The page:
The Dirty Half-Dozen

The Dirty Half-Dozen

4. Unrealistic Expectations

What can go wrong: Estimating the time and resources a major project will require has long been the bane of IT. When the idea for an IT project is first floated, there's a tendency for each group of stakeholders to say: "Great! That'll solve our problem with such-and-such." Portny says business executives are especially susceptible to such a trap where IT is concerned: "People who are less knowledgeable about what the technology can really do create their own expectations - even fantasies."

Undefined expectations frequently lead to dreaded scope creep - in which an initially straightforward technology project is asked to solve more and more problems until it grows bloated and unmanageable. Scope creep, in turn, tends to flay schedules and eat up resources.

What you can do about it: A formal project management chartering process can do wonders for several of the problems on our list - especially when it comes to setting expectations and assigning resources, says Light. A central project office, he says, makes sure "no significant IT project is initiated without formal budgeting and formal risk assessment". That is all part of a movement toward what Light sees as new focus among senior management on "project hygiene - making sure the culture's in place for good project management discipline".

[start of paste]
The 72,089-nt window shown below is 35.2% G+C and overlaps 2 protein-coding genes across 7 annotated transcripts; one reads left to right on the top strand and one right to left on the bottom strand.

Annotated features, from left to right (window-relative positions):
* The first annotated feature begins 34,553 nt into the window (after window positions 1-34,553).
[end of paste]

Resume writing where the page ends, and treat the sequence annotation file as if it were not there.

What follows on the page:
But in today's fluid environment, change is inevitable during the life of any large IT project. "Trying to nail down [every detail] to the nth degree is too big a task," says Standish Group's Johnson. "If you spend too much time on it, you screw yourself up." In an effort to help clients solve the problem, the Standish Group has been working on what it calls a microproject methodology, in which bare minimum requirements are defined early and the larger goal is broken up into smaller chunks. Under this methodology, conventional milestones are eliminated in favour of actual short-term deliverables. "A whole microproject shouldn't take more than three months," Johnson says. "And if it doesn't work, you throw it away so you can recover quickly."

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